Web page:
Free-standing ER Across From Former St. Vincent’s Poised to Open Next Week

Freestanding ER joins influx of urgent care providers that opened in the wake of St. Vincent's closing

The first floor with house the "HealthPlex."

The first floor with house the “HealthPlex.”

Since St. Vincent’s hospital closed in 2010, Manhattan’s lower West Side has been without 24/7 emergency care. (Though a number of urgent care centers eager to serve the area’s affluent, well-insured patients have opened in the intervening years.) But next week, North Shore-LIJ is expected to debut a freestanding emergency center, Manhattan’s first, in the 160,000-square-foot O’Toole building on Seventh Avenue between 12th and 13th Streets.

Located across from the site of the former St. Vincent’s, which has been converted to a luxury condo complex by the Rudin group, the “HealthPlex,” as the center is dubbed, is equipped to handle up to 45,000 patients a year, according to a release, and will operate as an extension of Lenox Hill Hospital on the Upper East Side (also a North Shore-LIJ affiliate).

In tandem with the many urgent care centers that have opened in the wake of St. Vincent’s closure—Continuum has established a foothold in Chelsea and the West Village by affiliating with many of the medical practices and outpatient clinics there; The New York Times counted a dozen in 2010—the HealthPlex is something of a test case for the future of health care in the city: can urgent care centers, specialty clinics and free-standing ERs fill the void left by hospital closures? The question is particularly apt as Fortis and SUNY move to close a deal for the developer to take over LICH, a deal that will not yield a full-service hospital at the Brooklyn site.

Closure is a fate that also seems likely to befall the borough’s other hospitals, a number of which have been struggling to remain solvent. Among the top priorities of the Affordable Care Act are reducing repeat visits to emergency rooms and improving preventative care while reducing costly hospitalizations, a shift that is likely to prove financially-challenging for hospitals already struggling to fill beds. (Empty beds and an ER that served many patients who did not need emergency care were two of the major factors that weakened St. Vincent’s and led to its collapse.)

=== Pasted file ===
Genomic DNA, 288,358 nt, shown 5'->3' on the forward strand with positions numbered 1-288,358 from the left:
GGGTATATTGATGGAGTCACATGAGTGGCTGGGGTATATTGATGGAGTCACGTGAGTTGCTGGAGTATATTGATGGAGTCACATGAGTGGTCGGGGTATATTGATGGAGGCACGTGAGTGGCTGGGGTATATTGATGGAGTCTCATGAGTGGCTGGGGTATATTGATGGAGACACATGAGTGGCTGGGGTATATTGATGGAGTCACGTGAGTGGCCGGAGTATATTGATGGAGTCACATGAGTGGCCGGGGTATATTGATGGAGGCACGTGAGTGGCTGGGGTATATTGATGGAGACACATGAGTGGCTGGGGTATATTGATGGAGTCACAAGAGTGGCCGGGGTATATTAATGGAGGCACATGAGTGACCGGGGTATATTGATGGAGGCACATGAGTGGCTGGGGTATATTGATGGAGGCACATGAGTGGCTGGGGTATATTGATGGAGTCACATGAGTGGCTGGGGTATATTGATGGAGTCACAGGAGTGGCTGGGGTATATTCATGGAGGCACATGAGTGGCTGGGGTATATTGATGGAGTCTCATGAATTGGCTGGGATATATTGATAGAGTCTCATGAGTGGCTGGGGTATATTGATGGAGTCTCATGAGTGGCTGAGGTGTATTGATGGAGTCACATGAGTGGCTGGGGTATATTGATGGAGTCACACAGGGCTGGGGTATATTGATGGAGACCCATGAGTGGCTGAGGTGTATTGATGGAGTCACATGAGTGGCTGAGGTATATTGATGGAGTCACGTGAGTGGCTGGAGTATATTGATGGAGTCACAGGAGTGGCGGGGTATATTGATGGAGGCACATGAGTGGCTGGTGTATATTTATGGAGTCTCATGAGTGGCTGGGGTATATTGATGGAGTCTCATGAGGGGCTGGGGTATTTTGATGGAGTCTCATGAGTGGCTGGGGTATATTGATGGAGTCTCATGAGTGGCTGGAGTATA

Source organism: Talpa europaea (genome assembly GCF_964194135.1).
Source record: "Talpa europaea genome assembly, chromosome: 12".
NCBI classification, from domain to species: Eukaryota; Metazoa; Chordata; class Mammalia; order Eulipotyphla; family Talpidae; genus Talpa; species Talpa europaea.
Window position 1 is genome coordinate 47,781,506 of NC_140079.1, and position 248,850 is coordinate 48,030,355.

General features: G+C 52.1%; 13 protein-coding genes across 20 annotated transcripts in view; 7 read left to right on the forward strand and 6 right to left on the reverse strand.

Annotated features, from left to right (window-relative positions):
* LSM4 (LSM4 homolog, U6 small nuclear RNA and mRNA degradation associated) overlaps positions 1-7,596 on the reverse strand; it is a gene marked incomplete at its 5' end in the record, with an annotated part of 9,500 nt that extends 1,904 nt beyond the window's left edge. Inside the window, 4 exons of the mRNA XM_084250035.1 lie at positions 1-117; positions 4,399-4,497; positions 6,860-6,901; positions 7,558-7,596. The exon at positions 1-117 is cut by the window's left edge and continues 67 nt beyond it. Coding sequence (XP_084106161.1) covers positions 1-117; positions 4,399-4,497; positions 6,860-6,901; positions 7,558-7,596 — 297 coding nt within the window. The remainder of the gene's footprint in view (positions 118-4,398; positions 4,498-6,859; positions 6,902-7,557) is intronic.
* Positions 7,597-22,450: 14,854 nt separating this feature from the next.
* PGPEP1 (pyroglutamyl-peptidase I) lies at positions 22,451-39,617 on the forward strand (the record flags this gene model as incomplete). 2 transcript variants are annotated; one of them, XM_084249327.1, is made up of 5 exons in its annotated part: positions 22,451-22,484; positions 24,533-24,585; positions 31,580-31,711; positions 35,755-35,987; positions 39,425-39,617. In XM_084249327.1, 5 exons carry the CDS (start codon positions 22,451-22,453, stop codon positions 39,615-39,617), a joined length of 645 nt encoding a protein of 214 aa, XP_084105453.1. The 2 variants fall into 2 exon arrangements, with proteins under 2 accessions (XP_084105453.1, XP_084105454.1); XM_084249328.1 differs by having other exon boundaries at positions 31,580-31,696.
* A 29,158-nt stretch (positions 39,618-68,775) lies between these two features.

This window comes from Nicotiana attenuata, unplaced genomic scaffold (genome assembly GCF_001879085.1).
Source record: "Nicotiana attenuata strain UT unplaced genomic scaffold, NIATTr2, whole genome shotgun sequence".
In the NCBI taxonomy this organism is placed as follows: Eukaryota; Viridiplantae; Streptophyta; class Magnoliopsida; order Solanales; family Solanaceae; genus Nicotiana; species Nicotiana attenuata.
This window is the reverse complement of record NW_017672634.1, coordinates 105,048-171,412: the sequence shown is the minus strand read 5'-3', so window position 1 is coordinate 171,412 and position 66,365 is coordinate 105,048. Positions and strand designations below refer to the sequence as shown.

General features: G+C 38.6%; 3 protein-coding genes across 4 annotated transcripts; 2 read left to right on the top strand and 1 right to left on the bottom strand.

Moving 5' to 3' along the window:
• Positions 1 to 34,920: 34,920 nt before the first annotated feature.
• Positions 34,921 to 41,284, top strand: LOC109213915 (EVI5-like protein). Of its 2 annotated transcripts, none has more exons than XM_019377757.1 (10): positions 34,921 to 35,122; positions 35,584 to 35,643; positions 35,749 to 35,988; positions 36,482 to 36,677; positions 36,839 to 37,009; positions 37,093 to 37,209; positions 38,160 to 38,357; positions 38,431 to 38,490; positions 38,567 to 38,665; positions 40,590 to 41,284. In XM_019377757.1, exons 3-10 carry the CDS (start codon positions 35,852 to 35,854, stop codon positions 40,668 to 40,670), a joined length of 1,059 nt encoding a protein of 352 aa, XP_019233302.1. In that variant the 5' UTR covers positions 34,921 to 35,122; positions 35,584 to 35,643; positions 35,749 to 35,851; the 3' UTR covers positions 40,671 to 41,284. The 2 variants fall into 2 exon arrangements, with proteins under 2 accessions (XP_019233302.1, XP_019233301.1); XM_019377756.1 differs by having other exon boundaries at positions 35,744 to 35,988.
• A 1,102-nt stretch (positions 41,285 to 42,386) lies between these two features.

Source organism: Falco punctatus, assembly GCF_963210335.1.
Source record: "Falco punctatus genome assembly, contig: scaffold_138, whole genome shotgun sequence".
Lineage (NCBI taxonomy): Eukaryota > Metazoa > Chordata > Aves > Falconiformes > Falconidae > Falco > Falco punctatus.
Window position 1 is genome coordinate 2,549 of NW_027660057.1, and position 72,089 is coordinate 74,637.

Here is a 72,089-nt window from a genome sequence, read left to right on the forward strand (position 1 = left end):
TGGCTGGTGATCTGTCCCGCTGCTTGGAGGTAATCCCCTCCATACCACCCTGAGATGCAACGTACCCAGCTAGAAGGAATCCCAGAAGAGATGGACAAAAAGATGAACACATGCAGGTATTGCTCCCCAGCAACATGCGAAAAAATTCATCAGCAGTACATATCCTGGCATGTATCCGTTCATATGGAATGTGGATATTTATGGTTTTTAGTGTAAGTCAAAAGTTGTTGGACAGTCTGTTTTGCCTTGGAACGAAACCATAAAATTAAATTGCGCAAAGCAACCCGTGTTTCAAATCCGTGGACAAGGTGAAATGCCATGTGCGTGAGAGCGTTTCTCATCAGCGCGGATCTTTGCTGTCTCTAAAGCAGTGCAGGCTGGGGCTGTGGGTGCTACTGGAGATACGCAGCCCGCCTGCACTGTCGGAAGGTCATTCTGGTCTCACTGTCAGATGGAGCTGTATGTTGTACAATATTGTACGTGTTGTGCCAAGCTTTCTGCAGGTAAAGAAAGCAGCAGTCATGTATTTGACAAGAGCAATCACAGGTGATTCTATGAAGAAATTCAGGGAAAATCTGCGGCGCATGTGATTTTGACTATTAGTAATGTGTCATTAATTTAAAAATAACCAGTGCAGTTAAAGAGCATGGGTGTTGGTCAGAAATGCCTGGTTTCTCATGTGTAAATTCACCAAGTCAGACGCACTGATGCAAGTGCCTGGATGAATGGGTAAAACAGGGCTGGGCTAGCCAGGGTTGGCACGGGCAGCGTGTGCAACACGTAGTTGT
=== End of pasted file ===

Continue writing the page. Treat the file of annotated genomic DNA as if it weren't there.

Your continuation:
Besides providing urgent care, the ER is also slated to offer additional medical services as early as 2015—ambulatory surgery, outpatient rehabilitation, imaging, health and wellness services, home care and medical specialty practices. There will also be an onsite ambulance for patients who require hospitalization. The HealthPlex will open with more than 150 healthcare professionals and plans to add more as new programs launch.

Still, as a doctor told NY1 last month, without an operating room, emergency service will be somewhat limited: “If you have appendicitis, while the emergency department will stabilize you, you have to have your appendix removed, and that has to happen in an operating room… we would just send you in an ambulance to the operating room at the hospital of your choice.”

It remains to be seen whether the ER’s opening will assuage the concerns of community members who still believe that a hospital is needed at the site. Another challenge may be attracting patients who have become accustomed to treating their ailments at one of the many other urgent care centers nearby.

As The New York Times reported in 2010, North Shore closed an interim clinic that it had received a $9.4 million state grant to open in Chelsea, after it attracted an average of only two patients a day.

Speaking to The Times, a hospital spokeswoman attributed the closure to the clinic’s limited hours—not be a concern with the 24/7 HealthPlex—”and ‘the proliferation of urgent care’ in the neighborhood.”